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How has SC validated T.N. stand on jallikattu?

Why in News?

  1. Recently, the Supreme Court (SC) has upheld amendments made by Tamil Nadu, Karnataka and Maharashtra to the Prevention of Cruelty to Animals Act, 1960, to allow the traditional bull-taming sports of Jallikattu , Kambala (Karnataka) and bullock-cart racing.
  2. The case involves a challenge to the Tamil Nadu amendment allowing jallikattu, based on the argument that it goes against the central law prohibiting cruelty to animals.

What is the Court’s Judgement?

  1. The SC held that the state amendments (Prevention of Cruelty to Animals (Tamil Nadu Amendment) Act of 2017 and Prevention of Cruelty to Animals (Conduct of Jallikattu) Rules of 2017) did not violate the Constitution and the Supreme Court’s 2014 ruling banning Jallikattu.
  2. The court said the Amendment Act “substantially reduced pain and cruelty” to the participating animals.
  3. The judgment holds that the 2017 Amendment Act and Rules on Jallikattu are in time with Entry 17 (prevention of cruelty to animals) of the Concurrent List, Article 51A(g) (compassion to loving creatures) of the Constitution.
  4. The Supreme Court banned Jallikattu through a judgment in May 2014 in the Animal Welfare Board of India vs A. Nagaraja case on the grounds of cruelty to animals.
  5. The court said the Act was also not “relatable” to Article 48 of the Constitution which deals with the duty of the State to “organise agriculture and animal husbandry”.
  6. It also stated that any violation of the law in the name of cultural tradition would be punishable.
  7. The court decided that determining Jallikattu's cultural heritage status is best left to the State's legislative assembly and not a court of law.

What is Jallikattu?

  1. Jallikattu is a traditional sport that is popular in Tamil Nadu.
  2. The sport involves releasing a wild bull into a crowd of people, and the participants attempt to grab the bull's hump and ride it for as long as possible or attempt to bring it under control.
  3. It is celebrated in the month of January, during the Tamil harvest festival, Pongal.

Arguments in Favour of Practice:

  1. Jallikattu is considered both a religious and cultural event in Tamil Nadu, celebrated by people regardless of their caste or creed.
  2. The State government argues that instead of completely banning this centuries-old practice, it can be regulated and reformed as society progresses.
  3. They believe that prohibiting jallikattu would be seen as an attack on the culture and sentiments of the community.
  4. The government asserts that jallikattu plays a role in conserving a valuable indigenous breed of livestock and that the event itself does not go against principles of compassion and humanity.
  5. They emphasize that the significance of jallikattu is being taught in high school curricula to ensure its preservation for future generations.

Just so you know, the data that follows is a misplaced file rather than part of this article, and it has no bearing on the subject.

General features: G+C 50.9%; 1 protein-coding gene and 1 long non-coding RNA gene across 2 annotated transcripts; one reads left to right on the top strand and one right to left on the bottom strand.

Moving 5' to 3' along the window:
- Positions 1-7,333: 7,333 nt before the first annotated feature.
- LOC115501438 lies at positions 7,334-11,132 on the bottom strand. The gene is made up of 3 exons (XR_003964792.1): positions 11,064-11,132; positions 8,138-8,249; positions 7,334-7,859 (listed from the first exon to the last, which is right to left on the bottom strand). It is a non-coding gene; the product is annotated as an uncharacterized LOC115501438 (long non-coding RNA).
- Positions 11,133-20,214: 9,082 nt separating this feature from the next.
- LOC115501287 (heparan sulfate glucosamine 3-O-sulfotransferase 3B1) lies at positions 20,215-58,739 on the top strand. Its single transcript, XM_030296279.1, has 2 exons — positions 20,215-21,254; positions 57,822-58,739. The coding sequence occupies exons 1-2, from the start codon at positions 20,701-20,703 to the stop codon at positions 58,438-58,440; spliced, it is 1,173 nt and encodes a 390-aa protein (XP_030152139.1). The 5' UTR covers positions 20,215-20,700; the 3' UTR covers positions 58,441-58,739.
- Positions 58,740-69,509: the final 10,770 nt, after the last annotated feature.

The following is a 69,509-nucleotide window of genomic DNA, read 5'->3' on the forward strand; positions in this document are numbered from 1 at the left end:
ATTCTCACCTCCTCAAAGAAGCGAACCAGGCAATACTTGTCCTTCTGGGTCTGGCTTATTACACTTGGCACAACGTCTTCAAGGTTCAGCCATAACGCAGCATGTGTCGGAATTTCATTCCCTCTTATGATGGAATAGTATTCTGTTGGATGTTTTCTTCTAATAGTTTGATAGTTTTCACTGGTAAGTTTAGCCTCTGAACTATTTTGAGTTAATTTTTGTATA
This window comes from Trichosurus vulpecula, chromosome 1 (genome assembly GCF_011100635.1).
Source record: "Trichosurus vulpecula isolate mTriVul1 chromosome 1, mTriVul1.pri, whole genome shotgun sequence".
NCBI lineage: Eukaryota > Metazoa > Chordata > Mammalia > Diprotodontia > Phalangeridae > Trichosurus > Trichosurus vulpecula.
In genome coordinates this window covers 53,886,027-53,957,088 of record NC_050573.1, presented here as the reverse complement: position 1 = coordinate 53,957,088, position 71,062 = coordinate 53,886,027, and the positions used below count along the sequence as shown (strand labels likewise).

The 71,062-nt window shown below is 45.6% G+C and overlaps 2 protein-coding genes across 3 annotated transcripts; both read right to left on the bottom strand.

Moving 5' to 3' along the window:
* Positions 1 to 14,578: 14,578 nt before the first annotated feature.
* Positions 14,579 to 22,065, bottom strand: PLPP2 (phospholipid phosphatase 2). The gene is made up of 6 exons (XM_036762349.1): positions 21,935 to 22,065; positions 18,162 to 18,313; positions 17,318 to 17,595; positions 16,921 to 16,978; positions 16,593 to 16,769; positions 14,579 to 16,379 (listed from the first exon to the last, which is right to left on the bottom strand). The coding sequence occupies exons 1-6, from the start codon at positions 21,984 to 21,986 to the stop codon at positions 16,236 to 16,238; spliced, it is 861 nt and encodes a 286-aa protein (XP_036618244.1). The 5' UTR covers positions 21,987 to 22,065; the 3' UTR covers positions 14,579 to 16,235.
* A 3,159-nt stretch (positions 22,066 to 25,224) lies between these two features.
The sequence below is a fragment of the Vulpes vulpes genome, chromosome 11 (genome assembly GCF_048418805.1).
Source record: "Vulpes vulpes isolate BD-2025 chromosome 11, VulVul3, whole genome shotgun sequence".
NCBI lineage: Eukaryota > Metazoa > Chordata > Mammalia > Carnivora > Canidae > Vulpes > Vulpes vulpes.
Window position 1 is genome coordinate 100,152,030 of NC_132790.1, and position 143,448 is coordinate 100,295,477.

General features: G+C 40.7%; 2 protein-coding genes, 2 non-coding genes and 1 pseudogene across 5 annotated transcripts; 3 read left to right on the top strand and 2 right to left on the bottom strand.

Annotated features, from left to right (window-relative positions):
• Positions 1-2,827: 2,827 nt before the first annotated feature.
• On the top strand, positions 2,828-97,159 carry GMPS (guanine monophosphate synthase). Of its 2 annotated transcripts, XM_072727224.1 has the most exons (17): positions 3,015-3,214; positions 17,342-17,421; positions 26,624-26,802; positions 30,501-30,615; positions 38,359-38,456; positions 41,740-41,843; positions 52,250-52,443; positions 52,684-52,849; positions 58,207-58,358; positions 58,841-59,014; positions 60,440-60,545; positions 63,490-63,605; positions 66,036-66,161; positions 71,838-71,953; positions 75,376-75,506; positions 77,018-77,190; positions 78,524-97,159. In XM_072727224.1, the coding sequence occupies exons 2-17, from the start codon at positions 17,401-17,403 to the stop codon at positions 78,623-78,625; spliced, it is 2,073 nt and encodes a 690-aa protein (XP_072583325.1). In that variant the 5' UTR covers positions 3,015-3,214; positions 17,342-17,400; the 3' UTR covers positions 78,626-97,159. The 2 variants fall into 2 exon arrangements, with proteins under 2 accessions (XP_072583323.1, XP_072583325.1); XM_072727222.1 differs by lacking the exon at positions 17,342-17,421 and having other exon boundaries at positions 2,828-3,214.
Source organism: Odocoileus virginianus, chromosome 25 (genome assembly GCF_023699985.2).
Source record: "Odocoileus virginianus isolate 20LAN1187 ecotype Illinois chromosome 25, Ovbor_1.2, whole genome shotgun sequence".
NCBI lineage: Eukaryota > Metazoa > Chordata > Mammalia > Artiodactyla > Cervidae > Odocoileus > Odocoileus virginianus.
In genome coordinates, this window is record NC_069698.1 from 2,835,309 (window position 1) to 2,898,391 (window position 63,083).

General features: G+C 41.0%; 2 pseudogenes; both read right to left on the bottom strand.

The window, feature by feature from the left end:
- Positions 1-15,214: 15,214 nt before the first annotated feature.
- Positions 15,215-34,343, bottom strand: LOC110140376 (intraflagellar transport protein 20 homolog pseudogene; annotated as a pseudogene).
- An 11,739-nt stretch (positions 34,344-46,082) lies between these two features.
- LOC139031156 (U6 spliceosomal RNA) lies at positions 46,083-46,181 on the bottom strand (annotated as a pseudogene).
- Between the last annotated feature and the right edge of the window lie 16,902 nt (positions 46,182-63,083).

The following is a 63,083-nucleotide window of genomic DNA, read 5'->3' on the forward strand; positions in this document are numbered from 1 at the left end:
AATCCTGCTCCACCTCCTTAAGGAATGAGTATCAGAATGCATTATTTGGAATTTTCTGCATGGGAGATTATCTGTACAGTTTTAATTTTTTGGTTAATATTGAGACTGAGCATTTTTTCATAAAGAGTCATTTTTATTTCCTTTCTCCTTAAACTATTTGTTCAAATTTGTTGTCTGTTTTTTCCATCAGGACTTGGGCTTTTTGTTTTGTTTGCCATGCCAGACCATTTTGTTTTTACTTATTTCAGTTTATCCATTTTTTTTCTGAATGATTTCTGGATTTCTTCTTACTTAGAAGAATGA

Arguments in Opposition:

  1. It is argued that all living beings, including animals, possess inherent liberty, as recognized by the Constitution.
  2. Jallikattu has resulted in deaths and injuries to both humans and bulls in various districts of the State.
  3. It has been observed that tamers often act aggressively towards the bulls, causing them extreme cruelty.
  4. Critics compared jallikattu to practices like sati and dowry, which were once considered part of culture but were abolished through legislation.


  1. Kambala is a traditional buffalo race in paddy fields filled with slush and mud which generally takes place in coastal Karnataka (Udupi and Dakshina Kannada) from November to March.
  2. Traditionally, it is sponsored by local Tuluva landlords and households in the coastal districts.Tuluva people are an ethnic group native to Southern India. They are native speakers of the Tulu language.
  3. During the race, the racers try to bring the buffaloes under control by holding their reins tight and whipping them.
  4. Tradition: In its traditional form, Kambala was non-competitive and buffalo pairs raced one after another in paddy fields.
  5. It was also observed as thanksgiving to gods for protecting the animals from diseases.
  6. Concerns: Animal activists criticize the sport and argue that the Kambala involves acts of cruelty on animals which are not physiologically suited for racing and they run in the race due to fear of being beaten.
  7. According to them, it violates the Prevention of Cruelty to Animals (PCA) Act, 1960. The Act prevents practices which involve unnecessary pain to the animal amounting to cruelty.

What is the Prevention of Cruelty to Animals Act, 1960?

  1. The legislative intent of the Act is to “prevent the infliction of unnecessary pain or suffering on animals”.
  2. The Animal Welfare Board of India (AWBI) was established in 1962 under Section 4 of the Act.
  3. This Act provides for punishment for causing unnecessary cruelty and suffering to animals. The Act defines animals and different forms of animals.
  4. Discusses different forms of cruelty, exceptions, and killing of a suffering animal in case any cruelty has been committed against it, so as to relieve it from further suffering.
  5. Provides the guidelines relating to experimentation on animals for scientific purposes.
  6. The Act enshrines the provisions relating to the exhibition of the performing animals, and offences committed against the performing animals.
  7. This Act provides for the limitation period of 3 months beyond which no prosecution shall lie for any offences under this Act.